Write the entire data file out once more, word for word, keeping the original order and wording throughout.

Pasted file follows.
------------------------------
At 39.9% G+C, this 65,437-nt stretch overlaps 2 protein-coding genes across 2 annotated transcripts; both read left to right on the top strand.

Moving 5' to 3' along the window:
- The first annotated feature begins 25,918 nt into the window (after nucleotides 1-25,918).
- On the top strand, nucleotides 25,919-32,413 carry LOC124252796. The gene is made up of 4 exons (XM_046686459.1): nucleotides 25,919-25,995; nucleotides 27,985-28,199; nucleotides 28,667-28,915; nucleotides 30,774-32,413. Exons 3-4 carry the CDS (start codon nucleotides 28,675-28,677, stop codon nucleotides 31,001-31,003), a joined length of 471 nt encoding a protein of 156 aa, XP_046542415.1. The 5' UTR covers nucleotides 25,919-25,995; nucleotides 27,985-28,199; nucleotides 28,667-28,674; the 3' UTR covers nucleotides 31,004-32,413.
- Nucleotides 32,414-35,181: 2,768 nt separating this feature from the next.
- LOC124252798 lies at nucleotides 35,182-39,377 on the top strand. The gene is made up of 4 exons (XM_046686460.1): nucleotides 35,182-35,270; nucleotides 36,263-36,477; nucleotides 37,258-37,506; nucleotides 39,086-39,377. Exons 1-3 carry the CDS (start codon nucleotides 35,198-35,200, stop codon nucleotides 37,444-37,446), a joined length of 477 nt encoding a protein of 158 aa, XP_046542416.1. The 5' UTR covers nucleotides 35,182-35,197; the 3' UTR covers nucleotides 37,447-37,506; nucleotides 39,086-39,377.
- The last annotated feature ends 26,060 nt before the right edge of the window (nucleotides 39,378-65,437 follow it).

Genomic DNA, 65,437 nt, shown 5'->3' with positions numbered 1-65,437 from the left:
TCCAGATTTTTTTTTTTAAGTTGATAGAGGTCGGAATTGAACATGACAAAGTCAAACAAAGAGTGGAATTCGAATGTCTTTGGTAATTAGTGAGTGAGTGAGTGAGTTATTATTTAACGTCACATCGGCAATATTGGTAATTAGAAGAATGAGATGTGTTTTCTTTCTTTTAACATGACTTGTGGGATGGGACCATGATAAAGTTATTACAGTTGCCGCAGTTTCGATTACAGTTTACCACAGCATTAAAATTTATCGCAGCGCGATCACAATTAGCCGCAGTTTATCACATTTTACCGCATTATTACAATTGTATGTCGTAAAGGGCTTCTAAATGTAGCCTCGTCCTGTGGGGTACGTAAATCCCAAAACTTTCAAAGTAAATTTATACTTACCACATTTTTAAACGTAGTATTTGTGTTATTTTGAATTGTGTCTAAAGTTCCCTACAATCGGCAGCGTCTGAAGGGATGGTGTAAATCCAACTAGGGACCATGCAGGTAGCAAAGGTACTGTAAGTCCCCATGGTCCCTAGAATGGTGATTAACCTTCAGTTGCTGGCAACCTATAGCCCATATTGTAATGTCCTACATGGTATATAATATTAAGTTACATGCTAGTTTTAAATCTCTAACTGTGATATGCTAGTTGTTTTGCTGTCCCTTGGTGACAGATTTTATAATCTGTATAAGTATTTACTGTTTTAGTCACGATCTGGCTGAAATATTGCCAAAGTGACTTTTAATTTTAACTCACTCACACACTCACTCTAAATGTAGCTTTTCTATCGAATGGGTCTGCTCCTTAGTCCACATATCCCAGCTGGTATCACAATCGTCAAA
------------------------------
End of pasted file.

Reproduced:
At 39.9% G+C, this 65,437-nt stretch overlaps 2 protein-coding genes across 2 annotated transcripts; both read left to right on the top strand.

Moving 5' to 3' along the window:
- The first annotated feature begins 25,918 nt into the window (after nucleotides 1-25,918).
- On the top strand, nucleotides 25,919-32,413 carry LOC124252796. The gene is made up of 4 exons (XM_046686459.1): nucleotides 25,919-25,995; nucleotides 27,985-28,199; nucleotides 28,667-28,915; nucleotides 30,774-32,413. Exons 3-4 carry the CDS (start codon nucleotides 28,675-28,677, stop codon nucleotides 31,001-31,003), a joined length of 471 nt encoding a protein of 156 aa, XP_046542415.1. The 5' UTR covers nucleotides 25,919-25,995; nucleotides 27,985-28,199; nucleotides 28,667-28,674; the 3' UTR covers nucleotides 31,004-32,413.
- Nucleotides 32,414-35,181: 2,768 nt separating this feature from the next.
- LOC124252798 lies at nucleotides 35,182-39,377 on the top strand. The gene is made up of 4 exons (XM_046686460.1): nucleotides 35,182-35,270; nucleotides 36,263-36,477; nucleotides 37,258-37,506; nucleotides 39,086-39,377. Exons 1-3 carry the CDS (start codon nucleotides 35,198-35,200, stop codon nucleotides 37,444-37,446), a joined length of 477 nt encoding a protein of 158 aa, XP_046542416.1. The 5' UTR covers nucleotides 35,182-35,197; the 3' UTR covers nucleotides 37,447-37,506; nucleotides 39,086-39,377.
- The last annotated feature ends 26,060 nt before the right edge of the window (nucleotides 39,378-65,437 follow it).

Genomic DNA, 65,437 nt, shown 5'->3' with positions numbered 1-65,437 from the left:
TCCAGATTTTTTTTTTTAAGTTGATAGAGGTCGGAATTGAACATGACAAAGTCAAACAAAGAGTGGAATTCGAATGTCTTTGGTAATTAGTGAGTGAGTGAGTGAGTTATTATTTAACGTCACATCGGCAATATTGGTAATTAGAAGAATGAGATGTGTTTTCTTTCTTTTAACATGACTTGTGGGATGGGACCATGATAAAGTTATTACAGTTGCCGCAGTTTCGATTACAGTTTACCACAGCATTAAAATTTATCGCAGCGCGATCACAATTAGCCGCAGTTTATCACATTTTACCGCATTATTACAATTGTATGTCGTAAAGGGCTTCTAAATGTAGCCTCGTCCTGTGGGGTACGTAAATCCCAAAACTTTCAAAGTAAATTTATACTTACCACATTTTTAAACGTAGTATTTGTGTTATTTTGAATTGTGTCTAAAGTTCCCTACAATCGGCAGCGTCTGAAGGGATGGTGTAAATCCAACTAGGGACCATGCAGGTAGCAAAGGTACTGTAAGTCCCCATGGTCCCTAGAATGGTGATTAACCTTCAGTTGCTGGCAACCTATAGCCCATATTGTAATGTCCTACATGGTATATAATATTAAGTTACATGCTAGTTTTAAATCTCTAACTGTGATATGCTAGTTGTTTTGCTGTCCCTTGGTGACAGATTTTATAATCTGTATAAGTATTTACTGTTTTAGTCACGATCTGGCTGAAATATTGCCAAAGTGACTTTTAATTTTAACTCACTCACACACTCACTCTAAATGTAGCTTTTCTATCGAATGGGTCTGCTCCTTAGTCCACATATCCCAGCTGGTATCACAATCGTCAAA